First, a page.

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Confident consumers give U.S. retail sales a lift

WASHINGTON — Americans spent more money at retailers in September — a buying surge that reflected growing consumer confidence and the launch of the latest Apple iPhone.

Retail sales jumped 1.1 percent last month, producing the best two months of sales in two years, according to figures released Monday by the Commerce Department.

"The consumer is back," said Joel Naroff, chief economist at Naroff Economic Advisors. "They are not spending money like it is going out of style, but they are spending at a more normal pace that is consistent with a moderately growing economy."

In September, retailers saw gains in almost every major category. That contrasted with August's retail sales, which rose almost entirely on the strength of auto sales and higher gas prices.

Sales of electronics and appliances last month swelled 4.5 percent, in part because of iPhone sales. Sales at auto dealers increased 1.3 percent. Building materials and garden supplies, furniture and clothing sales all gained, too.

Some of the September increase also reflected higher food and gas prices. If those prices continue to rise, consumers could cut back elsewhere, and that could keep growth from accelerating.

But economists pointed to a key measure of sales that rose a solid 0.9 percent without counting autos and gas station sales. Many observers say that shows consumers are not too worried.

"We saw a cautious consumer in August because they had to spend more on gasoline," said Chris G. Christopher Jr., senior economist at IHS Global Insight. "Now in September, the consumer is starting to spend more on other items. Consumers are feeling better."

Christopher said the introduction of the new iPhone was definitely a factor in September. He estimated that 4 million iPhones were sold in the United States in the latter half of September.

Economic growth was anemic in the first half of the year, held back by weaker consumer spending. The latest figures suggest consumers are shaking off high unemployment and the threat of tax increases that could come next year if Congress fails to reach a deal to prevent the economy from going over the "fiscal cliff."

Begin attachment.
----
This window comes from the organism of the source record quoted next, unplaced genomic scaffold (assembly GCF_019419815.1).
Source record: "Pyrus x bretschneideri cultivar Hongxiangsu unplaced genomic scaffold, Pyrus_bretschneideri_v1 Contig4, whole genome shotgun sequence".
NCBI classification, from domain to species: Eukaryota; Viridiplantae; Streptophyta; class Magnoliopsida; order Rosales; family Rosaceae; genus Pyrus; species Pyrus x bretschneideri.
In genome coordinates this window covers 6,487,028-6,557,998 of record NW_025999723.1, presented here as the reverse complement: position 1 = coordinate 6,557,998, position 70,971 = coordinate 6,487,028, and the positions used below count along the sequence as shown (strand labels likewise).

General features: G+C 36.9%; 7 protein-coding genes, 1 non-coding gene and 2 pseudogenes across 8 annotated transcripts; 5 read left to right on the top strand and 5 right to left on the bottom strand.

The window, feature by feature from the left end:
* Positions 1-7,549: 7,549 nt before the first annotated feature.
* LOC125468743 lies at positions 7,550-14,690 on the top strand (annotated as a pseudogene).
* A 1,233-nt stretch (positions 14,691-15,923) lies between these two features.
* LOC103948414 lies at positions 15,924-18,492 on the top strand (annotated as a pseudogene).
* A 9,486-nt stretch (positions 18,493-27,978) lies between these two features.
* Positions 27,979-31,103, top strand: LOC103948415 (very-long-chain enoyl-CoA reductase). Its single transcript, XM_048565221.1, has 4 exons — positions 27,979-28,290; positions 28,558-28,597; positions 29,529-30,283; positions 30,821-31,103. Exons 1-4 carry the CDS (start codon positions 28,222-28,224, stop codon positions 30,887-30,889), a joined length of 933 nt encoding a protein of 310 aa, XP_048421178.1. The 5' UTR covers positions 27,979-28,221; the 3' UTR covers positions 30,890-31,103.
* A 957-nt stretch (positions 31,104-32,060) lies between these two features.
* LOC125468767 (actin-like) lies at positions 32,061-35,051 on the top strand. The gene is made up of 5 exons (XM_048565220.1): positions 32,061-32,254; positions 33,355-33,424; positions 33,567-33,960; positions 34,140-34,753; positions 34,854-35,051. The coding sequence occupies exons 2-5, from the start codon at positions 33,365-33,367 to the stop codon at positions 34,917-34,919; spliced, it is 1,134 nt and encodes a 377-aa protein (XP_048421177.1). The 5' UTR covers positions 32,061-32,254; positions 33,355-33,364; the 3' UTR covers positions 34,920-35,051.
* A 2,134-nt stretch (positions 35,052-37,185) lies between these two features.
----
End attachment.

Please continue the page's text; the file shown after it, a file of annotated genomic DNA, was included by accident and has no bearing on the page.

Naroff says that threat has kept businesses from stepping up hiring. But he estimates that American consumers will help the economy emerge from the malaise that clouded the spring.

He predicts growth accelerated in the July-September quarter to a 2.6 percent annual rate — double the growth rate from spring. And he expects consumers will help the economy grow at 3.2 percent rate in the final three months of the year.

"What the recent economic reports suggest is that once the fiscal cliff issue is cleared, payroll and economic growth should surge regardless of the election results," Naroff said.

The economy has added an average of 146,000 jobs a month in the July-September quarter — more than twice the monthly pace in the April-June quarter.

More jobs and lower unemployment have consumers feeling more optimistic. The University of Michigan's survey of consumer sentiment released Friday showed a reading of 83.1 for October. That's up from 78.3 in September and the highest level since September 2007 — three months before the start of the Great Recession. Americans have also displayed their confidence by spending more on big-ticket items. Home sales are up from last year, which has lifted prices.

Business inventories grow as companies expect sales

U.S. companies restocked their shelves at a solid pace in August, while sales rose for a second straight month. The combination of higher stockpiles and increased sales should help to boost economic growth. Business inventories grew 0.6 percent in August following a July gain of 0.8 percent that had been the strongest since January, the Commerce Department said Monday. Total business stockpiles rose to $1.6 trillion. That is 22.4 percent higher than the low reached in September 2009. Sales were up 0.5 percent in August following a 0.9 percent rise in July that followed a big drop in June. Companies typically boost their stockpiles when they anticipate sales will rise in coming months.

Confident consumers give U.S. retail sales a lift 10/15/12 [Last modified: Monday, October 15, 2012 9:12pm]
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